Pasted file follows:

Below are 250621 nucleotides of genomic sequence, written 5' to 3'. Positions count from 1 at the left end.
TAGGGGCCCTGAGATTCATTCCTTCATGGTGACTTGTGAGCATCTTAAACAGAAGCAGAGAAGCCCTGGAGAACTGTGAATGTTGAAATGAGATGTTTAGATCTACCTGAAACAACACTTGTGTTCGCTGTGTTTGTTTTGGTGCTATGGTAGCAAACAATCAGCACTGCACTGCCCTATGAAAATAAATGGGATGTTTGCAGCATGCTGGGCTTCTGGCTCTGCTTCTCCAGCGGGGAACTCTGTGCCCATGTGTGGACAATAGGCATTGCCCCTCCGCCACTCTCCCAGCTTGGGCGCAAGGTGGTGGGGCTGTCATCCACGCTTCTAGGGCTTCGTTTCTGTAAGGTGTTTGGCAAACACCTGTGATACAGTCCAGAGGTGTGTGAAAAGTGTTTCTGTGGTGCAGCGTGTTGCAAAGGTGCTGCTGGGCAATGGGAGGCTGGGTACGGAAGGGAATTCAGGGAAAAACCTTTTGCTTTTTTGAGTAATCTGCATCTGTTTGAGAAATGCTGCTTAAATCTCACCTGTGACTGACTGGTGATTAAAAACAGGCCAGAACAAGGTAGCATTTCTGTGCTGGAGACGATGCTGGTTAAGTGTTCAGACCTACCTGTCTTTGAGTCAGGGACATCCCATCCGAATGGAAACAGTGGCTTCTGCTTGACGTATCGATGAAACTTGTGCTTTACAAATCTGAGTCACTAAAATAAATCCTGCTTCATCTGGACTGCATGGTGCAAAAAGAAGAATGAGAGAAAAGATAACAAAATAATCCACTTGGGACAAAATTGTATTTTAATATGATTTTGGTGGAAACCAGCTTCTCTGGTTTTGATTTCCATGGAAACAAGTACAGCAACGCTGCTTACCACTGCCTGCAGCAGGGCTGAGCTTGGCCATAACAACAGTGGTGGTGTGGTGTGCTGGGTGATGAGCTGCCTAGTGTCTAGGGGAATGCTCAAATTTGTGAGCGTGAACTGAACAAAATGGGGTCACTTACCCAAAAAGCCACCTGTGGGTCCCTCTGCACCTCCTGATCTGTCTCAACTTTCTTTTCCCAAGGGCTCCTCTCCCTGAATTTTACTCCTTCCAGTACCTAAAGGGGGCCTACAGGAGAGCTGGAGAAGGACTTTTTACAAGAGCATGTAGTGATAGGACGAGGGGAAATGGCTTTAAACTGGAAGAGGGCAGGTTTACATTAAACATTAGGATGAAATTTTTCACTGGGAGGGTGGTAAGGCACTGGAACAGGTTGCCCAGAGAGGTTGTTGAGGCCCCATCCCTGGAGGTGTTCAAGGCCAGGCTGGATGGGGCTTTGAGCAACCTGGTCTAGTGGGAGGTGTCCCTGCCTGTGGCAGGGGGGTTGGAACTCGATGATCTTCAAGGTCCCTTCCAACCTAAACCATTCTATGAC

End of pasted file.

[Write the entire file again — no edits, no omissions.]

Below are 250621 nucleotides of genomic sequence, written 5' to 3'. Positions count from 1 at the left end.
TAGGGGCCCTGAGATTCATTCCTTCATGGTGACTTGTGAGCATCTTAAACAGAAGCAGAGAAGCCCTGGAGAACTGTGAATGTTGAAATGAGATGTTTAGATCTACCTGAAACAACACTTGTGTTCGCTGTGTTTGTTTTGGTGCTATGGTAGCAAACAATCAGCACTGCACTGCCCTATGAAAATAAATGGGATGTTTGCAGCATGCTGGGCTTCTGGCTCTGCTTCTCCAGCGGGGAACTCTGTGCCCATGTGTGGACAATAGGCATTGCCCCTCCGCCACTCTCCCAGCTTGGGCGCAAGGTGGTGGGGCTGTCATCCACGCTTCTAGGGCTTCGTTTCTGTAAGGTGTTTGGCAAACACCTGTGATACAGTCCAGAGGTGTGTGAAAAGTGTTTCTGTGGTGCAGCGTGTTGCAAAGGTGCTGCTGGGCAATGGGAGGCTGGGTACGGAAGGGAATTCAGGGAAAAACCTTTTGCTTTTTTGAGTAATCTGCATCTGTTTGAGAAATGCTGCTTAAATCTCACCTGTGACTGACTGGTGATTAAAAACAGGCCAGAACAAGGTAGCATTTCTGTGCTGGAGACGATGCTGGTTAAGTGTTCAGACCTACCTGTCTTTGAGTCAGGGACATCCCATCCGAATGGAAACAGTGGCTTCTGCTTGACGTATCGATGAAACTTGTGCTTTACAAATCTGAGTCACTAAAATAAATCCTGCTTCATCTGGACTGCATGGTGCAAAAAGAAGAATGAGAGAAAAGATAACAAAATAATCCACTTGGGACAAAATTGTATTTTAATATGATTTTGGTGGAAACCAGCTTCTCTGGTTTTGATTTCCATGGAAACAAGTACAGCAACGCTGCTTACCACTGCCTGCAGCAGGGCTGAGCTTGGCCATAACAACAGTGGTGGTGTGGTGTGCTGGGTGATGAGCTGCCTAGTGTCTAGGGGAATGCTCAAATTTGTGAGCGTGAACTGAACAAAATGGGGTCACTTACCCAAAAAGCCACCTGTGGGTCCCTCTGCACCTCCTGATCTGTCTCAACTTTCTTTTCCCAAGGGCTCCTCTCCCTGAATTTTACTCCTTCCAGTACCTAAAGGGGGCCTACAGGAGAGCTGGAGAAGGACTTTTTACAAGAGCATGTAGTGATAGGACGAGGGGAAATGGCTTTAAACTGGAAGAGGGCAGGTTTACATTAAACATTAGGATGAAATTTTTCACTGGGAGGGTGGTAAGGCACTGGAACAGGTTGCCCAGAGAGGTTGTTGAGGCCCCATCCCTGGAGGTGTTCAAGGCCAGGCTGGATGGGGCTTTGAGCAACCTGGTCTAGTGGGAGGTGTCCCTGCCTGTGGCAGGGGGGTTGGAACTCGATGATCTTCAAGGTCCCTTCCAACCTAAACCATTCTATGAC